WASHINGTON — Now that Republicans have delayed the debt ceiling issue for three months, their next point of attack, they say, is the deep spending cuts in the so-called "sequester." House Speaker John A. Boehner, R-Ohio, told the Wall Street Journal's editorial board that the sequester is "as much leverage as we're going to get." He meant that to sound reassuring to conservatives. But I can't figure out why they would be reassured.
The problem with the GOP's plan to use the sequester as leverage is evident as soon as you stop using the vague term "sequester" and instead call the policy what it is: a bunch of very dumb — but extremely Democratic-friendly — spending cuts. Republicans want Democrats to replace the sequester with an equal amount of spending cuts that Republicans like better. That's not, for Democrats, a very good deal, and it's hard to see why they would take it.
To understand the problem Republicans are going to have using the sequester as leverage, you need to understand the bargain they made when they created it. The policy dates to the final days of the 2011 debt-ceiling fight. Both sides decided that the only way out of that mess was to kick the can down the road. So they formed the "supercommittee," a bipartisan group of legislators charged with finding $1.2 trillion in deficit reduction.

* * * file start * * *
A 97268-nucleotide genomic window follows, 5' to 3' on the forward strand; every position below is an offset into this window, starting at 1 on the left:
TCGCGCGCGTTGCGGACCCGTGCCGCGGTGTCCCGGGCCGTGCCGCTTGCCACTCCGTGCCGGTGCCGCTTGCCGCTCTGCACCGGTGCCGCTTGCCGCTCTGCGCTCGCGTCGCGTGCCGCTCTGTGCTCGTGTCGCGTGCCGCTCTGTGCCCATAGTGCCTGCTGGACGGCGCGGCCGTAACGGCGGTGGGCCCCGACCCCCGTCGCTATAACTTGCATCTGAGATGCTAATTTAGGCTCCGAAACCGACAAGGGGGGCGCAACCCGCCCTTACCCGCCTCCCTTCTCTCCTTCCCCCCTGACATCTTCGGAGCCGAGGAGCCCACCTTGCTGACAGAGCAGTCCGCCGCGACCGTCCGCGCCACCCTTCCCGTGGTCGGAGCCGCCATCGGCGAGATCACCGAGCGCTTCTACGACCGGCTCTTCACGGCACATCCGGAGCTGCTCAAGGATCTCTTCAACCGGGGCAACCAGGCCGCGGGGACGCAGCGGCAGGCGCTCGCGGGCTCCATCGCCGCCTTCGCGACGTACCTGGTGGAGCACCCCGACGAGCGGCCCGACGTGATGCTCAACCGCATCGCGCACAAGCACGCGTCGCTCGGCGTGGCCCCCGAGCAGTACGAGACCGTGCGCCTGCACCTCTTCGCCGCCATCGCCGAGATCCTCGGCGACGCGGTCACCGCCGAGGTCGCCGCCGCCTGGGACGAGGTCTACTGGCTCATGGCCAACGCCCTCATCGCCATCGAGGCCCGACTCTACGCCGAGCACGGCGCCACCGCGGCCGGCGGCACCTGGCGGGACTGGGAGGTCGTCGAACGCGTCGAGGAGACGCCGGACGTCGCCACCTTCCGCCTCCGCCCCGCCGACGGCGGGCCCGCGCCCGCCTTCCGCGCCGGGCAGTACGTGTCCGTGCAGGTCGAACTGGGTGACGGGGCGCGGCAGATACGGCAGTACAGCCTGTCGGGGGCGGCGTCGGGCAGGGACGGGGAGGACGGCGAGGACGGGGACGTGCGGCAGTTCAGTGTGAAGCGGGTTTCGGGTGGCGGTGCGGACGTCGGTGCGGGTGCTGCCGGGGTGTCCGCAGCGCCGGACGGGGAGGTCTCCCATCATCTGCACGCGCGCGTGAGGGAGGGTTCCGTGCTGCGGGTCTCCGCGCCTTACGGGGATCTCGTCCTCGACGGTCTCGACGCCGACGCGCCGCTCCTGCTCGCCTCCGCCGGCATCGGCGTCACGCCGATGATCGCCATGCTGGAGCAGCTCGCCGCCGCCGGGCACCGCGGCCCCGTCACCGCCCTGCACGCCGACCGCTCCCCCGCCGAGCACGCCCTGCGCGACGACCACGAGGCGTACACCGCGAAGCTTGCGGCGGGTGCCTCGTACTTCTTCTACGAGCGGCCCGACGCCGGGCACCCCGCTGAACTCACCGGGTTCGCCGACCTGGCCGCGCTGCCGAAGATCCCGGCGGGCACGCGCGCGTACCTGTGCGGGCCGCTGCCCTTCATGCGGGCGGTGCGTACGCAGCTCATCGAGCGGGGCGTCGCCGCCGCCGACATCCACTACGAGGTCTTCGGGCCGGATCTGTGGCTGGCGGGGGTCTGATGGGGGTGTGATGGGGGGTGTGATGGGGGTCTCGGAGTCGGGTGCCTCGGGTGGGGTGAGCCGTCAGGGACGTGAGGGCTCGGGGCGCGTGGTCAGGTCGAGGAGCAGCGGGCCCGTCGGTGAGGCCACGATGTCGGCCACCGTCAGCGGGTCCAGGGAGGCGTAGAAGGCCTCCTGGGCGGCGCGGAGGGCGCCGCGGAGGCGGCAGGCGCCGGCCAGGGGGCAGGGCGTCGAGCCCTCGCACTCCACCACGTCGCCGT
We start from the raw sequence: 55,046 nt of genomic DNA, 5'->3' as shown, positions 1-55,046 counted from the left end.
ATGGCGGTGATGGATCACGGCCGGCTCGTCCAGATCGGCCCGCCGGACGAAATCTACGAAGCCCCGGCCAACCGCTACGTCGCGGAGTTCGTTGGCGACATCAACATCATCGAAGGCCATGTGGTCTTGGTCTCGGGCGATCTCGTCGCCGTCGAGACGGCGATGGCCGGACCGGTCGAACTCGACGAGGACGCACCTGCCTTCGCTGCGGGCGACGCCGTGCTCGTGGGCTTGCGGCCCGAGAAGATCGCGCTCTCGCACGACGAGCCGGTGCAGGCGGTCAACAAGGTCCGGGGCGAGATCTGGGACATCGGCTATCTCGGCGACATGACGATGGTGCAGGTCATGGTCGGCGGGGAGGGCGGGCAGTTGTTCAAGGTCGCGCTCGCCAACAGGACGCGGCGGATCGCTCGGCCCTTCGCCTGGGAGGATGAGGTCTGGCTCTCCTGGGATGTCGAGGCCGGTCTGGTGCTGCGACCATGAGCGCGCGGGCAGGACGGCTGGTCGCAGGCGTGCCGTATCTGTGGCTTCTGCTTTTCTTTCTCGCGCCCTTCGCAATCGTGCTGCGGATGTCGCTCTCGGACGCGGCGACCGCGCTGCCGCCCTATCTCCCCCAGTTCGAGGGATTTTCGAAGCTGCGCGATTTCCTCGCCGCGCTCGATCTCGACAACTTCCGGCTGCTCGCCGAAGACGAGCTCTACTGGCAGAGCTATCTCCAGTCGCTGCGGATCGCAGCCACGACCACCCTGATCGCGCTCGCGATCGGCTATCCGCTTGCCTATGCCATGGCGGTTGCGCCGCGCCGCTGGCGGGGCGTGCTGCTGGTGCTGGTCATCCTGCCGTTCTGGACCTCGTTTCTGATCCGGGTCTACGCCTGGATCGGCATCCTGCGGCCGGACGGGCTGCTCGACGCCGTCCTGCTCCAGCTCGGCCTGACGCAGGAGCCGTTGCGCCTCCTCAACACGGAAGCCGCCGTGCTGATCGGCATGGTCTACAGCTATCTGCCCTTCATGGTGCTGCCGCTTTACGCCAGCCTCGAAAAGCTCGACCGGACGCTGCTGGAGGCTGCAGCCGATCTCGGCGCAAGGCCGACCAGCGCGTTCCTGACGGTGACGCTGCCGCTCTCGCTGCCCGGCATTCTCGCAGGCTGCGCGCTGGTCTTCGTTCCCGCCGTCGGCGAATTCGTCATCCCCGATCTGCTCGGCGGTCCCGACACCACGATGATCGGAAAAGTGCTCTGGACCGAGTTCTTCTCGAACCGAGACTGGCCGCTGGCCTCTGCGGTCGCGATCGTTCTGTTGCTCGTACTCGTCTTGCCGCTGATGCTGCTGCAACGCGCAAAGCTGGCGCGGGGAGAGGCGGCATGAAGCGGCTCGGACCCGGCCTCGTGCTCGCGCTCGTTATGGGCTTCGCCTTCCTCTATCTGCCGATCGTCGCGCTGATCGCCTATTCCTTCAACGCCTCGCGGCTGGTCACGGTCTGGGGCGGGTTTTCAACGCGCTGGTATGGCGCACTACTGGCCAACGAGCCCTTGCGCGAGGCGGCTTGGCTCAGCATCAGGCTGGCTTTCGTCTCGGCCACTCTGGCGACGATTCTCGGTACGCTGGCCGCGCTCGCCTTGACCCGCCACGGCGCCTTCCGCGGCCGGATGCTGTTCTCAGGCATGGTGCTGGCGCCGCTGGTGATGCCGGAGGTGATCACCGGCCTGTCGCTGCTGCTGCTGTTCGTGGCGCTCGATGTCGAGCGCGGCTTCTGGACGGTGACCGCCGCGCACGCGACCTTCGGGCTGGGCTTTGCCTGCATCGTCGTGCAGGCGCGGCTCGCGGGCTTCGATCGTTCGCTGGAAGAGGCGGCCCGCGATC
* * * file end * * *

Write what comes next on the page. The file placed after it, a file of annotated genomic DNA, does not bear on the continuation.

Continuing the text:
The problem with the supercommittee was obvious: If Congress couldn't agree on a deficit-reduction package, why would the committee have any more luck? The sequester was meant to be the answer to that question: If the supercommittee failed, the sequester would cut the deficit by $1.2 trillion automatically, but it would do it in such a mindless, blunt way that neither party would be able to live with the consequences.